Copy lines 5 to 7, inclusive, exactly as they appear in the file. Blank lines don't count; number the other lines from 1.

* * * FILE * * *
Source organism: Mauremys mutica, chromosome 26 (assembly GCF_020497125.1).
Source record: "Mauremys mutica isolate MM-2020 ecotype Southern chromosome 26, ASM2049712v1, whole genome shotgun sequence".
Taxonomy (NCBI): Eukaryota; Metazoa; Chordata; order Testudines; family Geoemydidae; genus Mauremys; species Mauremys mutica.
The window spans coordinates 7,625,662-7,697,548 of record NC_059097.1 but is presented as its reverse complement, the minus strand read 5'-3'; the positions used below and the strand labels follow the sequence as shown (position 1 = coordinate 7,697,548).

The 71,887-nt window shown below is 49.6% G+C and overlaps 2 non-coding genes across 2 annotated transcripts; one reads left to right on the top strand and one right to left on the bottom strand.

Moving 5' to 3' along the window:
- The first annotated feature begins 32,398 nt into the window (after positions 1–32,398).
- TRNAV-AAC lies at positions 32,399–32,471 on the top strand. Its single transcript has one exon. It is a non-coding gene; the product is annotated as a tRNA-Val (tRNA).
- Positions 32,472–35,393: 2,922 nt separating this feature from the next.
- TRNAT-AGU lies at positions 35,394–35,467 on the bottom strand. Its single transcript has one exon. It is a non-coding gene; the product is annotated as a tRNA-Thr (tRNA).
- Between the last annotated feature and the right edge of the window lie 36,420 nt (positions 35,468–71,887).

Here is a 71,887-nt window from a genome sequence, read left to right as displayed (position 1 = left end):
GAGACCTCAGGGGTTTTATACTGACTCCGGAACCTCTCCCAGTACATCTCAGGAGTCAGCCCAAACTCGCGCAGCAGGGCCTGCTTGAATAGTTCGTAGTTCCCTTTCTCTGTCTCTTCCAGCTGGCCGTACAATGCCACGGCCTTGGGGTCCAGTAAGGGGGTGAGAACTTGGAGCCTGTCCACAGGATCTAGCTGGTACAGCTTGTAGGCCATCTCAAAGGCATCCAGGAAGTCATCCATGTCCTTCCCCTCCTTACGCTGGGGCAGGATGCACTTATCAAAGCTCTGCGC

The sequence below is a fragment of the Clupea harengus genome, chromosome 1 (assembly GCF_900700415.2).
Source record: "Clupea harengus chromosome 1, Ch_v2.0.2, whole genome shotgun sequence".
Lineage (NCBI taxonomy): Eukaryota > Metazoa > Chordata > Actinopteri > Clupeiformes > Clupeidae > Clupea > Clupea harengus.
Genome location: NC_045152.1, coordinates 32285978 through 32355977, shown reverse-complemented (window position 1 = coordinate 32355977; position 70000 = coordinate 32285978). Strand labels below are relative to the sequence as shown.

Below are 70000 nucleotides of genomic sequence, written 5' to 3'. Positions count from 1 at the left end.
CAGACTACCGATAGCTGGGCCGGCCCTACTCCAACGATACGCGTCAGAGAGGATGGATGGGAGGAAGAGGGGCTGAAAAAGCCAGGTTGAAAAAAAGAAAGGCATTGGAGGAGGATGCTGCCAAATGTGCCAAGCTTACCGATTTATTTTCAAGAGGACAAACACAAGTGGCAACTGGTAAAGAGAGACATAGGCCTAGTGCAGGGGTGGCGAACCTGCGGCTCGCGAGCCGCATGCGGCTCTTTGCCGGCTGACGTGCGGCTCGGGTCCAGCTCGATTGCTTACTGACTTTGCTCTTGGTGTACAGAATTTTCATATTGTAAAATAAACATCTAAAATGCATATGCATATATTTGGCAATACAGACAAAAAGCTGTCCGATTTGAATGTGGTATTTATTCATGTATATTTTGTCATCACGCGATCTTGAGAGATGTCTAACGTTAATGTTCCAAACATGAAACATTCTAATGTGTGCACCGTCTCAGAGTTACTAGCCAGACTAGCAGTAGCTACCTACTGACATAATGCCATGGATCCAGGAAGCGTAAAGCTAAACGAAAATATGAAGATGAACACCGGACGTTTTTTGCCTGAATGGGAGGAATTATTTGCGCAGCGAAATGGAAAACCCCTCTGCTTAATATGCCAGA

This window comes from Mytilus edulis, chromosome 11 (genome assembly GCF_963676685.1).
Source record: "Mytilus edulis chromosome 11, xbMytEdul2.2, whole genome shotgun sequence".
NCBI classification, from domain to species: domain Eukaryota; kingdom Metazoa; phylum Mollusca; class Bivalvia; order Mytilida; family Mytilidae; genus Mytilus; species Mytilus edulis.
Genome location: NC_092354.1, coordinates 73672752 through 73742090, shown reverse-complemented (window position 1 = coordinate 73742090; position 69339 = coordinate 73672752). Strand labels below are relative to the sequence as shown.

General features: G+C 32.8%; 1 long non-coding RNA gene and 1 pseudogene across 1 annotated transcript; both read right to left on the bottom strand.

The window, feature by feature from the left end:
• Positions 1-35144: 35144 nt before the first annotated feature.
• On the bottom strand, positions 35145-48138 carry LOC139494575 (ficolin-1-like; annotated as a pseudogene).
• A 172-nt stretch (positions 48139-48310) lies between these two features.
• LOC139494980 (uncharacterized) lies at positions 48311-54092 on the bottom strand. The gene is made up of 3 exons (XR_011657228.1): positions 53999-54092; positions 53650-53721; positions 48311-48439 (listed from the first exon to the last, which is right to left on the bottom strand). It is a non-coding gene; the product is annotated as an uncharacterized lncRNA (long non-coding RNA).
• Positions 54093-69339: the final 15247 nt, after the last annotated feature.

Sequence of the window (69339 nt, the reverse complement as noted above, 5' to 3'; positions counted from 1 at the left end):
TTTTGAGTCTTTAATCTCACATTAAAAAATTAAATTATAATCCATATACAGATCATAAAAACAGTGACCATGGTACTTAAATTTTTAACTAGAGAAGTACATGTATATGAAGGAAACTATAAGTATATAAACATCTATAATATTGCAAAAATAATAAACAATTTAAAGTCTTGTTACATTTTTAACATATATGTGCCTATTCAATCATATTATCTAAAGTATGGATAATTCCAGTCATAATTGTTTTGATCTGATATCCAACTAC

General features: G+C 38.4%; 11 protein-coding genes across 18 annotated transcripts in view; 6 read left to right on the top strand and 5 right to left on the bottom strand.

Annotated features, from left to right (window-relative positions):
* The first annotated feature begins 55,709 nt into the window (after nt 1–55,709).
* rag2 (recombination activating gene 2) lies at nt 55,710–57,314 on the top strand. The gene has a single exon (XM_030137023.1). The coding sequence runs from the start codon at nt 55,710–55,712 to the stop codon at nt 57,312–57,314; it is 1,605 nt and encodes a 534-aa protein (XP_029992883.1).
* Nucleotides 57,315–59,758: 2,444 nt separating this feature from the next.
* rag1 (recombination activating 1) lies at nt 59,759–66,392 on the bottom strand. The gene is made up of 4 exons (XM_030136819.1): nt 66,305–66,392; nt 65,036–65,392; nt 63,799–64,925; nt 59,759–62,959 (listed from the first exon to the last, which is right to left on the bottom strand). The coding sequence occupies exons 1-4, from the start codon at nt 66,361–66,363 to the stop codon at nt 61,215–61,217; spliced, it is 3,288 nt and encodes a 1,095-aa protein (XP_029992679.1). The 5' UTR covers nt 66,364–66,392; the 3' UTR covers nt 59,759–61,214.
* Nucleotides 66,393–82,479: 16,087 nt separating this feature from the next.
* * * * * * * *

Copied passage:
The 71,887-nt window shown below is 49.6% G+C and overlaps 2 non-coding genes across 2 annotated transcripts; one reads left to right on the top strand and one right to left on the bottom strand.

Moving 5' to 3' along the window:
- The first annotated feature begins 32,398 nt into the window (after positions 1–32,398).